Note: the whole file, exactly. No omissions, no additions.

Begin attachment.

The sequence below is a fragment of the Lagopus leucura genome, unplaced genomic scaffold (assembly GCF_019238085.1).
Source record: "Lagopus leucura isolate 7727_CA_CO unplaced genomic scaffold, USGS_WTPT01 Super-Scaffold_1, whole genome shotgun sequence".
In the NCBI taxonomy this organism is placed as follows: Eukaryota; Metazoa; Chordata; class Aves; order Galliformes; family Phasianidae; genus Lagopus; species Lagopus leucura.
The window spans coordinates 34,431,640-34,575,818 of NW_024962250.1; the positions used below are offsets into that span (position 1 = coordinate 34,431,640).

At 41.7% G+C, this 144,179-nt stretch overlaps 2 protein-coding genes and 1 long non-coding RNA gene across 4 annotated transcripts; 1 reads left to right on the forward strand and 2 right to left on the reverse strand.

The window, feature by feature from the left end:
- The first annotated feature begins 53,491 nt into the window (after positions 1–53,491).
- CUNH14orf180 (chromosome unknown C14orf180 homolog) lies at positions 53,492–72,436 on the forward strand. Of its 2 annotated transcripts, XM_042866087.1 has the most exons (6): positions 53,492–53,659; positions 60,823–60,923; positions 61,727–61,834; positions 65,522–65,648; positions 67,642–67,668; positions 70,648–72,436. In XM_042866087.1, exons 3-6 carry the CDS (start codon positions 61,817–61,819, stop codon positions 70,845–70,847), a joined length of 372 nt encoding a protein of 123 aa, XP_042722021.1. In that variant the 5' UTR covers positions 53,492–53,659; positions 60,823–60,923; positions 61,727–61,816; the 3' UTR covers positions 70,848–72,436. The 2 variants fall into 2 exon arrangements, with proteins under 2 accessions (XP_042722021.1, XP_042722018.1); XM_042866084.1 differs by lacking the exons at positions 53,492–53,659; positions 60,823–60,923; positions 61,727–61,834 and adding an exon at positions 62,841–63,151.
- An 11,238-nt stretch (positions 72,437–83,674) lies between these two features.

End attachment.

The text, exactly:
The sequence below is a fragment of the Lagopus leucura genome, unplaced genomic scaffold (assembly GCF_019238085.1).
Source record: "Lagopus leucura isolate 7727_CA_CO unplaced genomic scaffold, USGS_WTPT01 Super-Scaffold_1, whole genome shotgun sequence".
In the NCBI taxonomy this organism is placed as follows: Eukaryota; Metazoa; Chordata; class Aves; order Galliformes; family Phasianidae; genus Lagopus; species Lagopus leucura.
The window spans coordinates 34,431,640-34,575,818 of NW_024962250.1; the positions used below are offsets into that span (position 1 = coordinate 34,431,640).

At 41.7% G+C, this 144,179-nt stretch overlaps 2 protein-coding genes and 1 long non-coding RNA gene across 4 annotated transcripts; 1 reads left to right on the forward strand and 2 right to left on the reverse strand.

The window, feature by feature from the left end:
- The first annotated feature begins 53,491 nt into the window (after positions 1–53,491).
- CUNH14orf180 (chromosome unknown C14orf180 homolog) lies at positions 53,492–72,436 on the forward strand. Of its 2 annotated transcripts, XM_042866087.1 has the most exons (6): positions 53,492–53,659; positions 60,823–60,923; positions 61,727–61,834; positions 65,522–65,648; positions 67,642–67,668; positions 70,648–72,436. In XM_042866087.1, exons 3-6 carry the CDS (start codon positions 61,817–61,819, stop codon positions 70,845–70,847), a joined length of 372 nt encoding a protein of 123 aa, XP_042722021.1. In that variant the 5' UTR covers positions 53,492–53,659; positions 60,823–60,923; positions 61,727–61,816; the 3' UTR covers positions 70,848–72,436. The 2 variants fall into 2 exon arrangements, with proteins under 2 accessions (XP_042722021.1, XP_042722018.1); XM_042866084.1 differs by lacking the exons at positions 53,492–53,659; positions 60,823–60,923; positions 61,727–61,834 and adding an exon at positions 62,841–63,151.
- An 11,238-nt stretch (positions 72,437–83,674) lies between these two features.